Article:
French police who were being investigated for allegedly beating and anally raping a 22 youth worker during a routine identity stop, have claimed to have done so accidentally, say investigators.  An initial investigation into the matter has deemed there to be “insufficient evidence” that the anal injuries the man identified as Theo- were deliberate.

On February 7th Theo made the complaint that he had been sodomized by an officer’s telescopic baton and beaten on his head and genitals.  Theo was injured so brutally that he had to undergo reconstructive surgery for his “severe anal injuries” and is expected to be incapacitated for least three months to heal from the trauma. French Interior Minister Bruno Le Roux released a statement proclaiming: “One officer was charged with aggravated rape and the others with aggravated assault.” A viral video depicting the violence that Theo endured at the hands of police that has been circulating around the internet and has incensed those in his community- prompting many to take to the streets in protest of the unjust discrimination French young people of color face at the hands of police, and particularly those from poorer neighborhoods.

As reported By Charlotte England for the Independent writes:

A lawyer for one of the officer’s suggested his expandable baton slipped into the man’s anus by accident.

The findings of the internal police inquiry were announced as violent protests continued for a sixth night in Paris’ northern suburbs, over the incident involving a man identified only as Théo.

The youth worker suffered such severe injuries to his rectum during an arrest last week in Aulnay-sous-Bois, north of Paris, that he needed major emergency surgery and remains in hospital.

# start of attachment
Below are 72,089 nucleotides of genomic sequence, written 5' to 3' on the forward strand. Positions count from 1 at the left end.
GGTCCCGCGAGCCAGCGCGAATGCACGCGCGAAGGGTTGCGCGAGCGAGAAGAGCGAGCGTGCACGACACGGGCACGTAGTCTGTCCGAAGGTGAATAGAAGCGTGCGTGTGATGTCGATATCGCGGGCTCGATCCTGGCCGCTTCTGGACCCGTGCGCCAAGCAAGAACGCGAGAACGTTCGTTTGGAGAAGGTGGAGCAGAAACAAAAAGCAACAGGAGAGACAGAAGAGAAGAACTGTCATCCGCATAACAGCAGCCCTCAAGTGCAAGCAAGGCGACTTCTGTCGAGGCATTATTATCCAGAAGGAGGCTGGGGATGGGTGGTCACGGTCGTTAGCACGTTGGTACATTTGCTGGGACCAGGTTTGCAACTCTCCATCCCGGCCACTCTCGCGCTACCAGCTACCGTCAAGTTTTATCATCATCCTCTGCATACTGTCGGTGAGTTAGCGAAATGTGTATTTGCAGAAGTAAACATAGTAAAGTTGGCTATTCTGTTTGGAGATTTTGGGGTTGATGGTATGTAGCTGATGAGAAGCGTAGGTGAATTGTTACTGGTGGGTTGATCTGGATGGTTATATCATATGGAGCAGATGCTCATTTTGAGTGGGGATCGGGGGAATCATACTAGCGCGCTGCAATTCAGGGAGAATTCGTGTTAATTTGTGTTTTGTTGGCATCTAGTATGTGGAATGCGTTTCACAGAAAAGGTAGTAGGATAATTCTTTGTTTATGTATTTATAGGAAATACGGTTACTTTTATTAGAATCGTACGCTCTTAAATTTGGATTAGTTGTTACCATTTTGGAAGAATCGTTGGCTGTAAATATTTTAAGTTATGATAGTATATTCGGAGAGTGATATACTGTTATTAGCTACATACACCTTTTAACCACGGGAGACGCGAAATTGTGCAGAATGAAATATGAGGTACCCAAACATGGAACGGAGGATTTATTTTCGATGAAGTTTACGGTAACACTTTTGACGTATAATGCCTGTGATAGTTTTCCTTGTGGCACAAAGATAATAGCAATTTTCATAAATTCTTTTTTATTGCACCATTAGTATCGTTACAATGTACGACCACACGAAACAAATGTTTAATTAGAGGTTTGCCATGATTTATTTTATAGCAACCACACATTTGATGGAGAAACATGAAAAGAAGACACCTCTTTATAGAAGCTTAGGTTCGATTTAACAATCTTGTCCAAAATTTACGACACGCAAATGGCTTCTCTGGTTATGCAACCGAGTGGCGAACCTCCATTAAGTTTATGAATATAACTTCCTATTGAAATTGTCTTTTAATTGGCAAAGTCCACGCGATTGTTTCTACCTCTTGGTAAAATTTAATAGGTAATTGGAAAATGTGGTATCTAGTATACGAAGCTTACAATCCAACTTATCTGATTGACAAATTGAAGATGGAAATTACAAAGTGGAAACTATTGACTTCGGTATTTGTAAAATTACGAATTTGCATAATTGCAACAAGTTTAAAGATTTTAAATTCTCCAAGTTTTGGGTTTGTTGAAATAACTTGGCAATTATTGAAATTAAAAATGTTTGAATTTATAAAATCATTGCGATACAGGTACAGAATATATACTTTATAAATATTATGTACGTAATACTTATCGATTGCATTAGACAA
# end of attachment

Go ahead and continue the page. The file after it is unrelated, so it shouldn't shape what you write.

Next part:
The case drew attention to alleged police brutality in France, where officers are regularly accused of using excessive force in poorer neighbourhoods, particularly against young black men.

President Francois Hollande visited Théo, who had no police record prior to the incident and was stopped last week for an identity check, in hospital on Tuesday, in a bid to calm tensions on housing estates and deflect criticism that the government has not taken allegations of police brutality seriously.

With Mr Hollande beside his hospital bed, Théo made a televised appeal for his neighbourhood to stay calm and “stay united”. He said he did not want a war on the estate and that he trusted the justice system.

But the finding of the inquiry may now spark more protests.

While Theo made appeals from his hospital bed for peace in his neighborhood, he should not have been the be the one to appease the masses for the injustice done to him. Authorities are more concerned with their image than with giving this young man justice. What should have happened was Mr. Hollande appealing to the youth of Theo’s neighborhood, by pledging that he will work to making the streets safe from violent cops and that justice for Theo will be had.  But instead, Mr. Hollande and law enforcement involved continue to make excuses for the disgraced officers.

Police reviewed a video which reportedly shows an officer “applying a truncheon blow horizontally across the buttocks”. After this Theo’s trousers “slipped down on their own”, a police source told French media.

Investigators said they had taken into account “the questioning of the victim and the (police officers), eyewitness accounts and CCTV recordings” and had concluded that “there are insufficient elements to show that this was a rape”.